Paranoid-Android-3

Paranoid Android Releases 4.6 Beta 3, Fixes Bugs from Solid Strawberry

October 2, 2014 - Written By David Steele

Paranoid Android is the name given to a custom ROM with a focus on open devices. The development team aim to extend Android rather than simply add features to it, using “the same design philosophies Google uses with AOSP (Android Open Source Project).” In early September, we wrote about the release of the first 4.6 beta, which included a number of bug fixes and improvements. Paranoid Android have now released a rebuilt 4.6 ROM, beta 3 “Solid Strawberry.” In their Google+ post, they acknowledged a couple of bugs. One was associated with a user responding to an On-The-Spot confirmation dialogue and the second was associated with video playback breaking on the OnePlus One. Because Paranoid Android already includes an over-the-air (OTA) update engine, providing your device has been online, users should already have the update waiting for them. The update will crush these bugs so if you haven’t already done so, go ahead and update your device.

If you’re not a user of Paranoid Android, let me explain a little more of the custom ROM. It’s available on a number of devices but given that the developers favour open handsets, it’s no surprise that highlighted devices include all Nexus devices from Samsung Galaxy Nexus and newer (there are nine in total, counting the different variants, across six models), the Oppo N1, Oppo Find 5 and of course the OnePlus One. However, Paranoid Android do offer limited support for other devices, called legacy in their terminology. The list includes many popular handsets from the last few years including the Galaxy S range, the Moto X, Moto G and HTC One (M7). Some custom ROMs are designed to completely change the look and feel of your device, such as Xiaomi’s MIUI. Other custom ROMs are designed to incorporate a few new features and remove some of the carrier or manufacturer bloat that our handsets may, unfortunately, ship with. Others open up the massive world of customisation and theming but starting from a very stock-like experience and this is arguably where Paranoid Android fits. As you use a device running Paranoid Android, especially if you are used to a Nexus or Google Play Edition handset, you begin to notice changes here and there. There are different animations and more options in the Settings menu, which may uncover a huge number of additional features and benefits. Custom ROM developers also include improvements under the skin to enhance performance, battery life and smoothness. Installing and using a custom ROM is one way to keep an older device feeling current.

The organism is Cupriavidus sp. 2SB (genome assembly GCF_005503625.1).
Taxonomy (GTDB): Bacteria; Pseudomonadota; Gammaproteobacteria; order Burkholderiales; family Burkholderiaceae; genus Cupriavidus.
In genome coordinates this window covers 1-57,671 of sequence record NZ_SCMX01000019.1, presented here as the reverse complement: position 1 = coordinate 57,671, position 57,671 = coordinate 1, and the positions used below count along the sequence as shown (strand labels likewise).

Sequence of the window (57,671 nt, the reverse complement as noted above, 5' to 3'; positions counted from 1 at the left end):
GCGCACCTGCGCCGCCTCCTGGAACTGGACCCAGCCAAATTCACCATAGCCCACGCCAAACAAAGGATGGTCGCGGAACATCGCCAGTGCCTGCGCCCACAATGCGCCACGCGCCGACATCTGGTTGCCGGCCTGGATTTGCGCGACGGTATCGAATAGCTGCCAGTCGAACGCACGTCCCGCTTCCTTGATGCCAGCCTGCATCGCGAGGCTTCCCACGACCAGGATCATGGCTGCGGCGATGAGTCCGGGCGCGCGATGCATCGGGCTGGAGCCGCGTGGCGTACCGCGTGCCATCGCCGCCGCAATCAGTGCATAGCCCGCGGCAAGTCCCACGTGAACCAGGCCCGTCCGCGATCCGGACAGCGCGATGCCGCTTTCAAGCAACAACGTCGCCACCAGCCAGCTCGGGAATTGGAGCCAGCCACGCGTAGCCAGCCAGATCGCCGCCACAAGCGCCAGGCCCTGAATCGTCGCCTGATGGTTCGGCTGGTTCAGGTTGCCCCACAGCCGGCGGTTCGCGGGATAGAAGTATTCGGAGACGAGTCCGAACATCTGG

Do you use Paranoid Android? Did you notice the On-The-Spot or video playback bug? And are you pleased that the Paranoid developers fixed the issues so quickly? Hit us up in the comments and let us know.